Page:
The idea behind this strategy is to suggest that marijuana is a lot like tobacco and that the marijuana industry produced by legalization will end up being a lot like the tobacco industry. There are a number of factual problems with this analogy, including the profound differences between marijuana and tobacco with respect to their pharmacological properties, their health-related characteristics and how they are, and can be, delivered to consumers. The most important distinction, though, involves age, disclosure and choice. Given adequate disclosure about the effects of tobacco, most adults choose not to use it. On the other hand, the more that adults have learned about marijuana, the less hostile they become to its use, personally or by others.
A legal marijuana industry does not need teenage customers to grow; it has ample opportunities to sell their products to adults. And adults have ample opportunities to learn about cannabis and make informed choices about its use.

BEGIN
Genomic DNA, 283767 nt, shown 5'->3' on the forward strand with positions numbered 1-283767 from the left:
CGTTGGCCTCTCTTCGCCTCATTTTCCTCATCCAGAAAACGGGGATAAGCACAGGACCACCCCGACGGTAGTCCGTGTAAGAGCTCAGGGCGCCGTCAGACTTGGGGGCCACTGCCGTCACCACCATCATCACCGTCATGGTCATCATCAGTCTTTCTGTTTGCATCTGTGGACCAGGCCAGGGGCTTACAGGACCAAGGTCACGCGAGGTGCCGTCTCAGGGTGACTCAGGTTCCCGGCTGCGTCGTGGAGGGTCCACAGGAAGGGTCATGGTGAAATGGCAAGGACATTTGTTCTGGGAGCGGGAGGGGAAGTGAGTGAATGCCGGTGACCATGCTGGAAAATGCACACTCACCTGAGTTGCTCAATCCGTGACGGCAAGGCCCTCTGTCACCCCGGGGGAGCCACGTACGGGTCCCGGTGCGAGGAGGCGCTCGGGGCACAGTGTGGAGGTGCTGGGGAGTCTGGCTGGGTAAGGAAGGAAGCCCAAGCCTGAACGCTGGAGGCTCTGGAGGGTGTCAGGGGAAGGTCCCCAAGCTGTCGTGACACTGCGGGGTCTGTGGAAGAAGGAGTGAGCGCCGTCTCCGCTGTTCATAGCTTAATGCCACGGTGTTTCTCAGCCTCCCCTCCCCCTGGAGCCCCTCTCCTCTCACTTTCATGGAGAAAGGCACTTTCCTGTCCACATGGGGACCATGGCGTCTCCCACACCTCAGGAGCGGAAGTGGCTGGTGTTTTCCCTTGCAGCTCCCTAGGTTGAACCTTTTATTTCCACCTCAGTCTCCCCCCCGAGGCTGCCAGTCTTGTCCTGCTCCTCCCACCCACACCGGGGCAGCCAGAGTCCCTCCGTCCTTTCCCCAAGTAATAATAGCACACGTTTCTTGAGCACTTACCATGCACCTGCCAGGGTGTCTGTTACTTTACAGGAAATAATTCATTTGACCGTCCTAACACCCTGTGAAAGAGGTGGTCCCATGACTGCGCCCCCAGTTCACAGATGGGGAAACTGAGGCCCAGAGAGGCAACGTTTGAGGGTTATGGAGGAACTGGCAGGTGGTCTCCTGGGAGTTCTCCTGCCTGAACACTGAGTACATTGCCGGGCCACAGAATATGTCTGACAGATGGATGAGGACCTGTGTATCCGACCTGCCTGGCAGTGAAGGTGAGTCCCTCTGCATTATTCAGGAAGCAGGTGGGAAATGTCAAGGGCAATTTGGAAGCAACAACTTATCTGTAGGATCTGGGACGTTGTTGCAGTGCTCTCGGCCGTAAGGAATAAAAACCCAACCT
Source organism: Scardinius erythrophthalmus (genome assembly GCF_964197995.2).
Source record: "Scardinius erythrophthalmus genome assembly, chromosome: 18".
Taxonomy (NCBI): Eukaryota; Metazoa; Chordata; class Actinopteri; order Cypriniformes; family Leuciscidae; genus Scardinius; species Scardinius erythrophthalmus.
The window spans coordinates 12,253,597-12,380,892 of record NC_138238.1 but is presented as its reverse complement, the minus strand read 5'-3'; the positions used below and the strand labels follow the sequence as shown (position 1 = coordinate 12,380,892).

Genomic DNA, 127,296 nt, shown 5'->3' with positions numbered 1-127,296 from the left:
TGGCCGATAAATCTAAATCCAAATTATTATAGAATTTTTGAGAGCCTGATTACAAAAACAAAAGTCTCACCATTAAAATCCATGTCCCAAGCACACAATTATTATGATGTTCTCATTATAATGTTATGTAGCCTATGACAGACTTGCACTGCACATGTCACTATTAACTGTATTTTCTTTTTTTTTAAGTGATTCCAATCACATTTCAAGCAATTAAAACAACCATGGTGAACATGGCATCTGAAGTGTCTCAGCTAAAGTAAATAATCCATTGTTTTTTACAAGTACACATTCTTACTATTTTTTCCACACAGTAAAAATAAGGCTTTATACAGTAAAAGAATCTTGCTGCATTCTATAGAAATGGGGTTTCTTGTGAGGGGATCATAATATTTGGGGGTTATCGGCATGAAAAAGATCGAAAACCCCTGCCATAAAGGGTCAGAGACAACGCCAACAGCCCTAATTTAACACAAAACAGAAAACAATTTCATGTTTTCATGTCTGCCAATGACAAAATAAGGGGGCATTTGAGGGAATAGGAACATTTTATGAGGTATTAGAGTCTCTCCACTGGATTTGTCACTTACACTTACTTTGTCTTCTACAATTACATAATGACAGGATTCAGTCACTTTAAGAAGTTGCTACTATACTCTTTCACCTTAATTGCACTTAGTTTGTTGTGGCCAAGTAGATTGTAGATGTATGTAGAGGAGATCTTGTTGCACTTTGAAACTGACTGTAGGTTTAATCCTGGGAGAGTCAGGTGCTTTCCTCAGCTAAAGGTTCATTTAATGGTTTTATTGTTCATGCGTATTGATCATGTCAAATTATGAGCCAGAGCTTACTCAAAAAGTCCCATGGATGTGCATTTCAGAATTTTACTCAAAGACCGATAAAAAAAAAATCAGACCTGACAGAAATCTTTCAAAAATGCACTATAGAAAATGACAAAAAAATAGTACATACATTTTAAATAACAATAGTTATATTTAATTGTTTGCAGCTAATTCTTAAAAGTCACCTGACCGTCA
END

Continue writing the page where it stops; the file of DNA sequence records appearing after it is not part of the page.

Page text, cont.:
The public is intelligent enough to see through this smokescreen; they have experience with both substances. Still more have observed both firsthand. However the emerging debate over the social impact of legal marijuana raises an important and entirely legitimate issue that must be addressed by advocates of legalization and prospective members of this emerging industry: How will the new cannabis industry address the issue of corporate social responsibility?
More than anything else, this issue will be the one that decides whether or not marijuana will be legal in the United States. In other words, how can this prospective new industry assure the public that it will act in a socially responsible manner?